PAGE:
Dr Faur, 63, who has a PhD in chemical engineering, is the Executive Vice President of Aldrin’s company, Buzz Aldrin Ventures. Aldrin posted two photos of himself in a tuxedo and Faur in a long-sleeved glittering dress. Honey, there is still honey in the Moon.

The Oscars are Coming

This Week the nominations for the Academy Awards were announced. ‘Everything Everywhere All At Once’ leads the year’s Academy Awards, with 11 nominations. Other best picture nominees include Top Gun: Maverick, Avatar: The Way of Water and The Banshees of Inisherin.

The best actor nominees include Cate Blanchett, Brendan Fraser, Britain’s Andrea Riseborough, and Bill Nighy.

The song ‘Naatu Naatu’ from the hit Telugu-language film RRR has won a best original song Oscar nomination. It’s the first Indian feature film to be nominated for anything other than best international film at the Academy Awards. The song has been a favourite at award ceremonies and has already won a Golden Globe and a Critics’ Choice Award. It will be up against heavyweights Lady Gaga and Rihanna, whose songs are nominated in the same Oscars category.

The last time an Indian won an Oscar for a film’s music was in 2009, when composer A R Rahman won best original song and best original score for the song ‘Jai Ho’ from the film ‘Slumdog Millionaire’, directed by Britain’s Danny Boyle.

This year’s Academy Awards ceremony will be held in Los Angeles on 12th March.

More catching stories coming up in the weeks ahead. Stay coiled with World Inthavaaram. And win Awards.



About: the world this week, 23 January to 29 January 2022, Webb Eyes, a Coup, India’s Republic Day, Faith Matters, a Homecoming, and Rock Music loses Meat.


Webb Eyes

The James Webb Space Telescope docked in its final designated orbit in Space, this Monday, and would be beginning its work of looking, in earnest, once its mirrors are positioned in the desired alignment. America’s NASA announced that Webb has been fully deployed in what is known as the L2 (Second Lagrange) Orbit – a region of balance between the gravity of the Sun and the Earth, at a distance of 1.5 million kilometres from the Earth. The Sun and the Earth are always on the same side at L2 making it ideal for observatory purposes. It has taken Webb about a month to get to this ‘pole position’.

Webb hopes to unlock the secrets of the making of the Universe, and among other things examine the first light and the celestial objects that formed soon after The Big Bang occurred, 13.7 billion years ago. The Big Bang – when matter, energy, time, and space came into being – brought forth billions of galaxies of which ours, the Milky Way Galaxy, is just a speck in the mind-boggling vastness and emptiness of the Universe.

A Honest Coup

This Monday the landlocked West African country of Burkina Faso saw a Lieutenant Colonel, Paul-Henri Damiba, lead a mutiny that ousted President Roch Kabore, in a coup d’etat. And as is the ‘Gun Standard’ in such coups, the new military leader promised a return to the normal constitutional order ‘when the conditions are right’.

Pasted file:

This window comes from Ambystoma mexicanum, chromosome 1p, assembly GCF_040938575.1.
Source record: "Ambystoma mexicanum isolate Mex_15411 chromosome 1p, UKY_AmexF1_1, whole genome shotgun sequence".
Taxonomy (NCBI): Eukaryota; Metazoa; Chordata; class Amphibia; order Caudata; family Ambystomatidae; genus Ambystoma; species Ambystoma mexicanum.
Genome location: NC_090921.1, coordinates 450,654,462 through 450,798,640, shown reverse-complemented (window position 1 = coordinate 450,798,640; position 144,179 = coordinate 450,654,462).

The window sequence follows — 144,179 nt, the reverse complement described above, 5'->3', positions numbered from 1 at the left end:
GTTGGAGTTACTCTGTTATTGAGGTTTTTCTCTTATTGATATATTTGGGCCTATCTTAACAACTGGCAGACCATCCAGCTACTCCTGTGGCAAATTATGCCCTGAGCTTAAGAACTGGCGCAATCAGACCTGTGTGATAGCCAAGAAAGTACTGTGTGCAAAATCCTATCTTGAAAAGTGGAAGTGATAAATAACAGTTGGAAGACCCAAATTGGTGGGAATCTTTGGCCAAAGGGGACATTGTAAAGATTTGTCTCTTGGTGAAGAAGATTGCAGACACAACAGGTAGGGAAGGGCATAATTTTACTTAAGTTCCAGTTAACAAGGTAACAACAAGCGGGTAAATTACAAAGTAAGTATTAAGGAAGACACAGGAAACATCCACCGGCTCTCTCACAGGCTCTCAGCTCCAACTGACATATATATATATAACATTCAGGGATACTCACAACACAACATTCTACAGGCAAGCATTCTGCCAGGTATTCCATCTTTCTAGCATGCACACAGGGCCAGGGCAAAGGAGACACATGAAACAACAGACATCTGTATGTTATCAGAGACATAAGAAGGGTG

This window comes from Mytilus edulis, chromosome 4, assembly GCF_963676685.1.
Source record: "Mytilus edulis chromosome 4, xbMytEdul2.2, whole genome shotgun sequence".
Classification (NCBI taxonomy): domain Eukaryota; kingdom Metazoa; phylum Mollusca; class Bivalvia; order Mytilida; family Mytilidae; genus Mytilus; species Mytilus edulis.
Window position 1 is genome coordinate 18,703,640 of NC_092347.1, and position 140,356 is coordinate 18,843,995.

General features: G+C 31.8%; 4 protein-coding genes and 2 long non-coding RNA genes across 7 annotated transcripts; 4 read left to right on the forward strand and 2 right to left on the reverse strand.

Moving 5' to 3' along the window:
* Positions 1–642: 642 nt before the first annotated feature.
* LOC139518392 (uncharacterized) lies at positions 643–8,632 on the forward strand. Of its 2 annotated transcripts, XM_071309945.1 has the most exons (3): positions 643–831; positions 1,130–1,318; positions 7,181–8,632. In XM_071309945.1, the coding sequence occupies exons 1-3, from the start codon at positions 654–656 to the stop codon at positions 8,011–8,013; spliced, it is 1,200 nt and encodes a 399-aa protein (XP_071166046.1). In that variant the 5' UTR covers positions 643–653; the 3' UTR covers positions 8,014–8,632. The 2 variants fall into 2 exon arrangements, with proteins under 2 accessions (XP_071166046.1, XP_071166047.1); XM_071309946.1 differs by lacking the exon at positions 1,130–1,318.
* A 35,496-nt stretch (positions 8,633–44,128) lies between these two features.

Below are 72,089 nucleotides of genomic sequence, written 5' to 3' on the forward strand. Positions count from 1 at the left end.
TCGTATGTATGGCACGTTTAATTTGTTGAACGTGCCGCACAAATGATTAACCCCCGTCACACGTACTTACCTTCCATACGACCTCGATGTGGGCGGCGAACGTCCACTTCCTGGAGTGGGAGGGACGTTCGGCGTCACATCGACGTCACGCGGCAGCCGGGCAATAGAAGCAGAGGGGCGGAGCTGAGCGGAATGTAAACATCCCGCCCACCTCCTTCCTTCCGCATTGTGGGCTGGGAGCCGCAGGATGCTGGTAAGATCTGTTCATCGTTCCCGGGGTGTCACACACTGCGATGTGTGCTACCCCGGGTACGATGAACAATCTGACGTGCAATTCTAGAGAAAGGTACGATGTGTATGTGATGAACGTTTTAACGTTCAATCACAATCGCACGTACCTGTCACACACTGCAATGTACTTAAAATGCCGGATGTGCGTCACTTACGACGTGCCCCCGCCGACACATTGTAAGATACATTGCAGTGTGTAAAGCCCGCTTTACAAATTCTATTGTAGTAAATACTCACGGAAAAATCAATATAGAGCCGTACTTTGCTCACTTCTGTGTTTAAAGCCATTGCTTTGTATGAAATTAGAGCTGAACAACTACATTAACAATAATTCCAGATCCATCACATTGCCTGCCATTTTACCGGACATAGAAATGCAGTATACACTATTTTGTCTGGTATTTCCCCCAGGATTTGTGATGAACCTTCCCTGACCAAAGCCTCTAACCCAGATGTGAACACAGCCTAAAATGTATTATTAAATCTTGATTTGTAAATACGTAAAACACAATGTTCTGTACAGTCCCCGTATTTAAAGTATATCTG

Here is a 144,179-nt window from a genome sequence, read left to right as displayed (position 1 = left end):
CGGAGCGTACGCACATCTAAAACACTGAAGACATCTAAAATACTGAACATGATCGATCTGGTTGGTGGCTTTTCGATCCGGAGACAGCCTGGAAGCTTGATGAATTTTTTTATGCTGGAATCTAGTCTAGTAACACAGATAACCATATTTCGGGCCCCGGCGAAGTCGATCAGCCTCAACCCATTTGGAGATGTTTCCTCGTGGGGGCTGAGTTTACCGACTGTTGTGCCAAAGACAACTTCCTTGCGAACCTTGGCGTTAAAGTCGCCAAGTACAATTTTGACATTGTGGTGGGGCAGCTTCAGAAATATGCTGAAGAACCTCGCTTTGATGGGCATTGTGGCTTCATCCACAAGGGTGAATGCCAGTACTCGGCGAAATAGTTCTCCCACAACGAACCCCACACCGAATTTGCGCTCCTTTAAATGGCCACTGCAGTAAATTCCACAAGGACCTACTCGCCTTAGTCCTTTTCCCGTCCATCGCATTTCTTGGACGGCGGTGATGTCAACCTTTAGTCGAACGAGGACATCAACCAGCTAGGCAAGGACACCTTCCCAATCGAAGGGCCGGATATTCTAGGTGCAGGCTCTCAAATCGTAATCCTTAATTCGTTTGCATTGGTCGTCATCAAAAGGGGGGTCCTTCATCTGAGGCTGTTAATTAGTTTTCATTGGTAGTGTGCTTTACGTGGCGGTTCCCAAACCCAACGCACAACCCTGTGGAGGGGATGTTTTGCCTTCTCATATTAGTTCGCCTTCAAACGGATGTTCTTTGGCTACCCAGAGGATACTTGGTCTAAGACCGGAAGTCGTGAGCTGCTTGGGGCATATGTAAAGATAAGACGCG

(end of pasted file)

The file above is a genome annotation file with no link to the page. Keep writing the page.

Damiba blamed the overthrown President for failing to contain violence unleashed by Islamist militants in the country.

Burkina Faso, once colonised by France, is one of the least developed countries in Africa. And has been severely affected by the rise of Islamist terror since the mid 2010s.

‘Burkina Faso’ means the land of the honest (upright, incorruptible) men.

Honestly, we need to see that meaning stand upright.

India’s Republic Day

This 26th January, India celebrated its 73rd Republic Day in its 75 year of Independence. This is in the background of one Eternal Flame burning at the War Memorial, a new hologram Statue of ace freedom-fighter Netaji Subhas Chandra Bose, and the freshly painted, newly built Central Vista Parliament building surroundings.

It was truly a sight to behold, with the military might in war-paint, and the diverse culture of India in energetic, harmonious display of all its vibrant hues and colours.

Normally, the head of another country is invited as Chief Guest to witness the essence of India (and hopefully be intimidated by its power), but this year, owing to the COVID19 restrictions in the midst of a tacky third wave, the President of India stood himself in.

The parade kindled national and patriotic fervour. The unison and discipline of the various presentations by people from all across India was absolutely inspirational, especially the young women in the forefront of many aspects of life in India. There was Flight Lieutenant Shivangi Singh-India’s first woman Rafael Fighter Jet Pilot for the just-acquired Rafael Aircraft; there was Lieutenant Preeti leading the Indian Navy tableau; there was Lieutenant Manisha Bohra of the Army Ordnance Corps leading an all-male contingent; and then there was a magnificent bike show by the woman officers – the Seema Bhawani Motorcycle Team – of the Border Security Force displaying a number of bewildering bike formations. The Indian Postal Department had Women Empowerment as its theme this year, celebrating their spirit of work.

The evolution of India’s Army uniforms and rifles was on display: three contingents of the Army wore the uniforms of the previous decades and also the old rifles, while one wore the new combat uniforms and the latest Tavor (Israel Weapon Industries) rifles.

A ‘high’ light of the parade day was the grandest and largest flypast ever by 75 aircraft and helicopters, when everyone had to look-up to see a number of perfect aircraft formations, in the sky. The audience was also provided with a cockpit view of the air-harmony and dance.

And there was also a horse, called Virat, of the President’s Bodyguard retiring on the 26th January -having served over 19 years ‘looking after various President’. The President and Prime Minister went over and patted him goodbye, on the cheek.